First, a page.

Although there are no towns along the shore, there are several scattered areas of development. Several resorts have existed here for many years to serve fishing and hunting tourism. Development is a mixture of year-round homes and summer cottages and hunting cabins. Vacation rentals are often available in the area, many on the lakefront or with lake views. Once in a while, the lucky visitor may even secure one of the cottages on Jackson Island. Although not the Jackson Island of Huck Finn fame, this Jackson Island is likely an even better place for fishing and isolation. Several other small islands are mostly uninhabited. Other lodgings are available in Wheaton and Browns Valley and real estate can often be found available in the surrounding area.
In summer, there are fishing, boating, water-skiing, picnicking and nature watching at both Lake Traverse and adjacent Mud Lake. All sorts of water sports are enjoyed, including sailing, power boating, jet skiing, tubing, pontooning, canoeing, kayaking and swimming. There are many aquatic birds such as herons, egrets, grebes, pelicans and cormorants who visit the lake. As part of the migratory flyway, spring and fall often provide opportunities to view visiting ducks in wide variety as they stop at the shallow lake. The primary fish species caught in Lake Traverse are walleye, northern pike, bullheads, crappies, largemouth bass, smallmouth bass, bluegill, white bass, channel catfish, freshwater drum and perch. Minnesota DNR maintains a stocking program to assure abundant fishing year round.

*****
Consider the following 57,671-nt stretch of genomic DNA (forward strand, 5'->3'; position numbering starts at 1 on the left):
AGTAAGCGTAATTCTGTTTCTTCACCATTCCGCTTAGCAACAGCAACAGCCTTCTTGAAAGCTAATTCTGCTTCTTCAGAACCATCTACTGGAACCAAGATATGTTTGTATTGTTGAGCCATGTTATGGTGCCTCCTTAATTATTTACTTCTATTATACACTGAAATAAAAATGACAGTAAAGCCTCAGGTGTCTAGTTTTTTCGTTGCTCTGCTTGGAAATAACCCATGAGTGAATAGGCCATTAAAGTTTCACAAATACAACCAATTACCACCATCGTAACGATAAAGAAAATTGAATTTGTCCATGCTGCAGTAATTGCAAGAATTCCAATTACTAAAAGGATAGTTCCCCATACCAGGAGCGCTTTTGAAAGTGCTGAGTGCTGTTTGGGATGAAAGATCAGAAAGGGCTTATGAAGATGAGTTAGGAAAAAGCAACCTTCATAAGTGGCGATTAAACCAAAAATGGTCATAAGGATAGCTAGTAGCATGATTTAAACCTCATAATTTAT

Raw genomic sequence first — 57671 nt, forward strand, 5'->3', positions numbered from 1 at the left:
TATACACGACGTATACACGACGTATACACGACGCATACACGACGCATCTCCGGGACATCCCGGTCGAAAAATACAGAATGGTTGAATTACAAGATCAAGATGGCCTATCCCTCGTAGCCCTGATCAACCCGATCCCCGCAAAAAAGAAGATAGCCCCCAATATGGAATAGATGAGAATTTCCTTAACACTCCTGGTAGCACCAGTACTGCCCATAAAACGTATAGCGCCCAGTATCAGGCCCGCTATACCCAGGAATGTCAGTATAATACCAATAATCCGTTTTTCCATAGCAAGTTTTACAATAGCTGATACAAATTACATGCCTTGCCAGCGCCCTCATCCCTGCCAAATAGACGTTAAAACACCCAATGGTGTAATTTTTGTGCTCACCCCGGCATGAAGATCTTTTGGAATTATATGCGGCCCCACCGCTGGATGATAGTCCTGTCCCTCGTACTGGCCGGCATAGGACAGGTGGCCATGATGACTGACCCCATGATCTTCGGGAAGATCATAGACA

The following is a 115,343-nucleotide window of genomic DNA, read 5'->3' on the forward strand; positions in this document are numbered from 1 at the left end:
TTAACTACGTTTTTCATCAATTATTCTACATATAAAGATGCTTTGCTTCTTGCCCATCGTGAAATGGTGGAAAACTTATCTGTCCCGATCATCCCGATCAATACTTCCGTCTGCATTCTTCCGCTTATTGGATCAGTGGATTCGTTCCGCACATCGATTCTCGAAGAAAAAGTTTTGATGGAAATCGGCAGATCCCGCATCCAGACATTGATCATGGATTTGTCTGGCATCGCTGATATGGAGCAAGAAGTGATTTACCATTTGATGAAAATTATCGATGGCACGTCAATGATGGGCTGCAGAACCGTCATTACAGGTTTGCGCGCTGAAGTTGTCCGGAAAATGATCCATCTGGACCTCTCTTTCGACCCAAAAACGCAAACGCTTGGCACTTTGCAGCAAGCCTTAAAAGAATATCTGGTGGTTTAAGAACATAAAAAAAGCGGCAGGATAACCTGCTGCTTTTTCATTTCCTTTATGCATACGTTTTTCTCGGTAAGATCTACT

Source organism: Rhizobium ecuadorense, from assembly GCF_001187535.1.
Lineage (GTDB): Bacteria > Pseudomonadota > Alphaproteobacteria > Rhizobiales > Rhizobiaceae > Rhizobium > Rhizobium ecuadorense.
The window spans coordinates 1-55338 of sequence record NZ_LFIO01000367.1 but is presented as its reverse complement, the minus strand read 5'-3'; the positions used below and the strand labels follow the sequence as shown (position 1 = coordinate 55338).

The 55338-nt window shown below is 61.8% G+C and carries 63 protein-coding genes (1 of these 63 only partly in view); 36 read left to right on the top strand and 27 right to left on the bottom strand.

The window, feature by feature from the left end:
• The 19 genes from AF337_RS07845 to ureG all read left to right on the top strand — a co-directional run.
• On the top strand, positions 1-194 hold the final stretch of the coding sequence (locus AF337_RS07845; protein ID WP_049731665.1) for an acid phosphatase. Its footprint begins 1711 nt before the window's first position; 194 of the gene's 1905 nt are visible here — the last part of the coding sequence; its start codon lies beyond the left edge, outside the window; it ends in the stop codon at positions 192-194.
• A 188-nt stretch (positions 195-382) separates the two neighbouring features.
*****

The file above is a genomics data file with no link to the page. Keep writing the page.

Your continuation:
Winter ice fishing is a popular activity as fishermen, bundled against the elements, engage in a deadly duel with the wily walleye, pike and perch. The shallow lake is an ideal spot to spear from a 'dark house', or unlit shanty to make the fish easier to see under a large spearing hole. Recommended fish consumption guidelines are available at the DNR website. For the shore-bound, cross-country skiing, snowshoeing and snowmobiling can be engaged in on the quiet county roads and at the Wildlife Management Areas maintained by the Corps and the DNR around the two lakes. The 1,512 acres of wildlife management areas are open to public hunting in appropriate season. Check with the DNR for specific hunting regulations.
Wheaton and Browns Valley will provide groceries, ice and sundries for the visitor. Wheaton also has a golf course, movie theater, supermarket and shopping. Several festivals and community activities throughout the year are geared toward making visitors feel welcome. As the lake is 95 miles from Fargo, ND and 200 miles from Minneapolis, the area is somewhat remote and guaranteed to be a quiet, enjoyable vacation spot. So, leave the big city and the 'rat race' behind and come to enjoy the solitude on Lake Traverse. You'll wonder why you took so long to get here!